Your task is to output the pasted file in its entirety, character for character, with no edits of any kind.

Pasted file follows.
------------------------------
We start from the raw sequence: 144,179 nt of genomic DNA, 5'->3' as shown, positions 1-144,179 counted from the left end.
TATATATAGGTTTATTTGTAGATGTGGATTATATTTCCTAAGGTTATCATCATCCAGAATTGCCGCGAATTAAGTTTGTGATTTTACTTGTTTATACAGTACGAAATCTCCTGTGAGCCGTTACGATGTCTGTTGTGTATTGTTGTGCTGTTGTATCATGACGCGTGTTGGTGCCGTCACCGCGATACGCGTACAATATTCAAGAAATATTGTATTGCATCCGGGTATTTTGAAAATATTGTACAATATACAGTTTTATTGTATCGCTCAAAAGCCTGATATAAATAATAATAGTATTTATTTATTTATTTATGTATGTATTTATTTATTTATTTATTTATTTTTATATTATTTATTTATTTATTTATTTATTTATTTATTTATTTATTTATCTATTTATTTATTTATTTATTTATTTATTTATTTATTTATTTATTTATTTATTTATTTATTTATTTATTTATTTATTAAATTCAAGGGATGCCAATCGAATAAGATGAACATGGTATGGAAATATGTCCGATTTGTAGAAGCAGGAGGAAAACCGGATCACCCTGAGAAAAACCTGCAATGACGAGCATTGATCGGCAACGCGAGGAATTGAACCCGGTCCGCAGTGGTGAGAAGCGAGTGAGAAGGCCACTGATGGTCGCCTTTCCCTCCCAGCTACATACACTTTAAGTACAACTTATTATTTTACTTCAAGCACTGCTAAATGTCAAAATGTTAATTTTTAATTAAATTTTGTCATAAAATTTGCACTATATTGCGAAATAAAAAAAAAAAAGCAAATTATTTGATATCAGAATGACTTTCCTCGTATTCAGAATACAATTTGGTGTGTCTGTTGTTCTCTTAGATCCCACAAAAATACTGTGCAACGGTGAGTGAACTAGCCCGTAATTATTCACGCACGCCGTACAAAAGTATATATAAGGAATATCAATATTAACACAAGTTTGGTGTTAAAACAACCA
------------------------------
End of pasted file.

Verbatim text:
We start from the raw sequence: 144,179 nt of genomic DNA, 5'->3' as shown, positions 1-144,179 counted from the left end.
TATATATAGGTTTATTTGTAGATGTGGATTATATTTCCTAAGGTTATCATCATCCAGAATTGCCGCGAATTAAGTTTGTGATTTTACTTGTTTATACAGTACGAAATCTCCTGTGAGCCGTTACGATGTCTGTTGTGTATTGTTGTGCTGTTGTATCATGACGCGTGTTGGTGCCGTCACCGCGATACGCGTACAATATTCAAGAAATATTGTATTGCATCCGGGTATTTTGAAAATATTGTACAATATACAGTTTTATTGTATCGCTCAAAAGCCTGATATAAATAATAATAGTATTTATTTATTTATTTATGTATGTATTTATTTATTTATTTATTTATTTTTATATTATTTATTTATTTATTTATTTATTTATTTATTTATTTATTTATCTATTTATTTATTTATTTATTTATTTATTTATTTATTTATTTATTTATTTATTTATTTATTTATTTATTTATTTATTAAATTCAAGGGATGCCAATCGAATAAGATGAACATGGTATGGAAATATGTCCGATTTGTAGAAGCAGGAGGAAAACCGGATCACCCTGAGAAAAACCTGCAATGACGAGCATTGATCGGCAACGCGAGGAATTGAACCCGGTCCGCAGTGGTGAGAAGCGAGTGAGAAGGCCACTGATGGTCGCCTTTCCCTCCCAGCTACATACACTTTAAGTACAACTTATTATTTTACTTCAAGCACTGCTAAATGTCAAAATGTTAATTTTTAATTAAATTTTGTCATAAAATTTGCACTATATTGCGAAATAAAAAAAAAAAAGCAAATTATTTGATATCAGAATGACTTTCCTCGTATTCAGAATACAATTTGGTGTGTCTGTTGTTCTCTTAGATCCCACAAAAATACTGTGCAACGGTGAGTGAACTAGCCCGTAATTATTCACGCACGCCGTACAAAAGTATATATAAGGAATATCAATATTAACACAAGTTTGGTGTTAAAACAACCA